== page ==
Across the continent millions of Africans can identify with the tale of having a relative or a family that lives abroad while supporting the family back home. Many people would not be able to make it day to day without the support of the African Diaspora. To put this statement into perspective one simply needs to look at the fact that remittances from the diaspora contribute to roughly $40 billion a year. However this is not the only contribution they make to the continent they often send home lessons of development, add new layers to the African narrative, and to some extent provide support during humanitarian emergencies. It is for these reasons that USAID and Western Union partnered to bring us the African Diaspora Marketplace, a business plan competition that supports US-based African diaspora entrepreneurs. These selected entrepreneurs must have innovative, high-impact ideas and established business in sub-Saharan Africa. The reasons why anyone would love a competition on this calibre are innumerable, but allow us to list a few below.
Sustainable Economic Growth – One major problem that African entrepreneurs face is growing for the sake of growth, like a pyramid scheme. Those businesses that adopt such a model do not make it far in life and often cause more problems than they fix. Suitably one fundamental pillar of the business plan competition is sustainable economic growth that can endure the ever-changing terrain of the African economy. By assisting businesses that demonstrate high-impact potential they are ensuring that employees of these businesses will be able to support their families thus increasing the quality of life for thousands across the continent. They do this by awarding the fifteen to thirty winners with grants of as much as $50,000 and technical assistance grants worth $10,000 – $20,000.
Promoting Collaboration – Another aspect of the African Diaspora Market Place (ADM) is the importance of Networking. They provide a platform to connect lenders and investors across the continent. Since inception in 2009 ADM has hosted two Small Medium Enterprise (SME) banking forums, an SME investor pitch event in addition to trainings and webinars to help Africa successfully access external financing. They also provide industry, trade and technology information to support business growth and innovation. Through this aspect of collaboration the ADM is practically illustrating that the only way to succeed is together.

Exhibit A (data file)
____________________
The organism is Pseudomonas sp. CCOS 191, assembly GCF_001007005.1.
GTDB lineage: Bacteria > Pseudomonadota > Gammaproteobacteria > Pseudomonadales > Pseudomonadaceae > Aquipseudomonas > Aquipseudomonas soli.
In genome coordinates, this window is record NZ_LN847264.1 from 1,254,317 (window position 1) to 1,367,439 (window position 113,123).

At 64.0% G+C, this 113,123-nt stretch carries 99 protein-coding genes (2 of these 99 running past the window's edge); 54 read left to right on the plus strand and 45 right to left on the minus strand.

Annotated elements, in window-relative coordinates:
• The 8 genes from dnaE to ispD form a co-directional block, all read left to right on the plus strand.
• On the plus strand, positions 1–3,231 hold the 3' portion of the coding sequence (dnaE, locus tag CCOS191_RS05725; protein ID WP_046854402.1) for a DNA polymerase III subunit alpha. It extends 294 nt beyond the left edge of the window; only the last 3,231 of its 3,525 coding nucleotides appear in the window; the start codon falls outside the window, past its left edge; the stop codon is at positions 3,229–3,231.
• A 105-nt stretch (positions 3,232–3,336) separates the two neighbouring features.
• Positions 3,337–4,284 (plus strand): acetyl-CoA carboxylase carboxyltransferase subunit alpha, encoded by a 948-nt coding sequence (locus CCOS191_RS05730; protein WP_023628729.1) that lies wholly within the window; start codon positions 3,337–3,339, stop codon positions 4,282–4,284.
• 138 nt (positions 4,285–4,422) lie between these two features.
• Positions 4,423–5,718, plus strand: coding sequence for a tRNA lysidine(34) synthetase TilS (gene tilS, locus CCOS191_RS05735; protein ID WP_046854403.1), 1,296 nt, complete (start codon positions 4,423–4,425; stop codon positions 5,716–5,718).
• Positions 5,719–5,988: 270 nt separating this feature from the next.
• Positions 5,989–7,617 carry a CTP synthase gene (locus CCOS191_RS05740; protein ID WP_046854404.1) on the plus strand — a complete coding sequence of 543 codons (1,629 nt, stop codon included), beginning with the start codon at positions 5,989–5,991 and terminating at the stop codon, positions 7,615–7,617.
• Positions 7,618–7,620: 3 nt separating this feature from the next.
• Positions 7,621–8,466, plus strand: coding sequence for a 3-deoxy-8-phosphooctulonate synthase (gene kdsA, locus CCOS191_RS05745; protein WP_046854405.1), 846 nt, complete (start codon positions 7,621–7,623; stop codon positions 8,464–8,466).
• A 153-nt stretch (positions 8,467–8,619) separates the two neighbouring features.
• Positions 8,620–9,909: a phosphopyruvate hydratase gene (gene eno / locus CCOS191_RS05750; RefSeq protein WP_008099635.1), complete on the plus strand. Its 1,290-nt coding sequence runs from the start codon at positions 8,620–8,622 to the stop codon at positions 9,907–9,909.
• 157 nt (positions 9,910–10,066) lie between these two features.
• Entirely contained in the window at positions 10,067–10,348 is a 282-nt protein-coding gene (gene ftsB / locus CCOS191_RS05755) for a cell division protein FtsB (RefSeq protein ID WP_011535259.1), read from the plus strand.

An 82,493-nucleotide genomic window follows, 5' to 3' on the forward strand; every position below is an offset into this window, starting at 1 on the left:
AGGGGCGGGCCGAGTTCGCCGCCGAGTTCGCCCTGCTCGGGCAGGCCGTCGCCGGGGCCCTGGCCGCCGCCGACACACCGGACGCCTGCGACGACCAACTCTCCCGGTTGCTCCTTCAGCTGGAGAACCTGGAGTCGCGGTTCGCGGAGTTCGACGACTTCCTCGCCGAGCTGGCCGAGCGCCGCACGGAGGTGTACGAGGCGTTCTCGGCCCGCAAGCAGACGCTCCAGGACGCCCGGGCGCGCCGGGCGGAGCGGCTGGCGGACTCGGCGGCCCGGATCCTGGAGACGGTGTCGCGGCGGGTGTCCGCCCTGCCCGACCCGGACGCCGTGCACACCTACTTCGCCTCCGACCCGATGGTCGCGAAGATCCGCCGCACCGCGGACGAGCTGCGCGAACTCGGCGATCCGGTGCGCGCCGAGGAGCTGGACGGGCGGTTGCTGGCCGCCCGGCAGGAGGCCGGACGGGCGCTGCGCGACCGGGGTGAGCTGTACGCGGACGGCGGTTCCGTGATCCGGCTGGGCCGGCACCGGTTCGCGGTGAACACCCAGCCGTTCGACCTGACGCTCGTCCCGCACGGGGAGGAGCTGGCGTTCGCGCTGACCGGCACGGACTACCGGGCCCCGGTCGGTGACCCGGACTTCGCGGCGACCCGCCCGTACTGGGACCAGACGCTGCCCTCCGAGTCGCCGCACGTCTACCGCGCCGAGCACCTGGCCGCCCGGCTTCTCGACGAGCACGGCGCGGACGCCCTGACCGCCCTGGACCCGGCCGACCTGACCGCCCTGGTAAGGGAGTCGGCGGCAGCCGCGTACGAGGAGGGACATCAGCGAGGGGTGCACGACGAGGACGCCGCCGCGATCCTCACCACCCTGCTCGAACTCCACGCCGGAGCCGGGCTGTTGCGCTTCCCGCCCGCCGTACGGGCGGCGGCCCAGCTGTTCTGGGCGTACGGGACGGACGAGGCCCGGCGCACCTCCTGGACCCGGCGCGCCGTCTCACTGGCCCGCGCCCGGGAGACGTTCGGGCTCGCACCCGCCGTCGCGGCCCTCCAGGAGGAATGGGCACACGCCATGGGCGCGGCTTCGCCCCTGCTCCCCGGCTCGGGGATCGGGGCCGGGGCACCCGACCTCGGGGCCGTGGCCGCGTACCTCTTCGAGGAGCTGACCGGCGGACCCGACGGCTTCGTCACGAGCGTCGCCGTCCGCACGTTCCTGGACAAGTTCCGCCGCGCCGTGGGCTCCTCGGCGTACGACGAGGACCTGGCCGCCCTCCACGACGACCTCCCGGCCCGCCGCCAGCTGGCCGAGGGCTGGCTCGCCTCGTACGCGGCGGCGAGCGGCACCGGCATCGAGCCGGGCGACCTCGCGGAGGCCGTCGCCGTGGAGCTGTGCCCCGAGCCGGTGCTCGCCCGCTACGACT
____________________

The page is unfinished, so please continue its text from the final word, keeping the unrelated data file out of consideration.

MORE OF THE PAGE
Global Perspective – ADM is the only one of its kind, one that is actively pushing Africans living in the Diaspora to contribute to the well-being of their continent. The effect is quite obvious in that these Africans end up needing to come home thus further helping the continent rise. One of the eligibility criteria’s is that a member of the African diaspora must be “people of African origin, including people of African descent not only first generation immigrants.” Additionally applicants must demonstrate a minimum of one-to-one leverage ratio of applicant contributions to ADM grant funding. Moreover, grant recipients must be willing to provide other non-financial economic development such as overall employment, training, gender participation in the workforce etc. These limitations narrow participation to the highest global standard and ADM must be commended for that.
Entrepreneurs who met the first round deadline in December will have to wait until the 2nd of April to know their fate. This will be followed by business plans being submitted by the 20th of May. Successful applicants will then progress to the final stage where they will undergo one last evaluation and the receipt announcement will be made between the 28th and 30th of June.
No matter how we strip it down the ADM is unmistakably a competition, in the wise words of the famous Roman poet Ovid, “a horse never runs so fast as when he has other horses to catch up and outpace.” The whole concept of competition is to push people to do that much better, and in this case to inspire innovation that will impact the lives of thousands.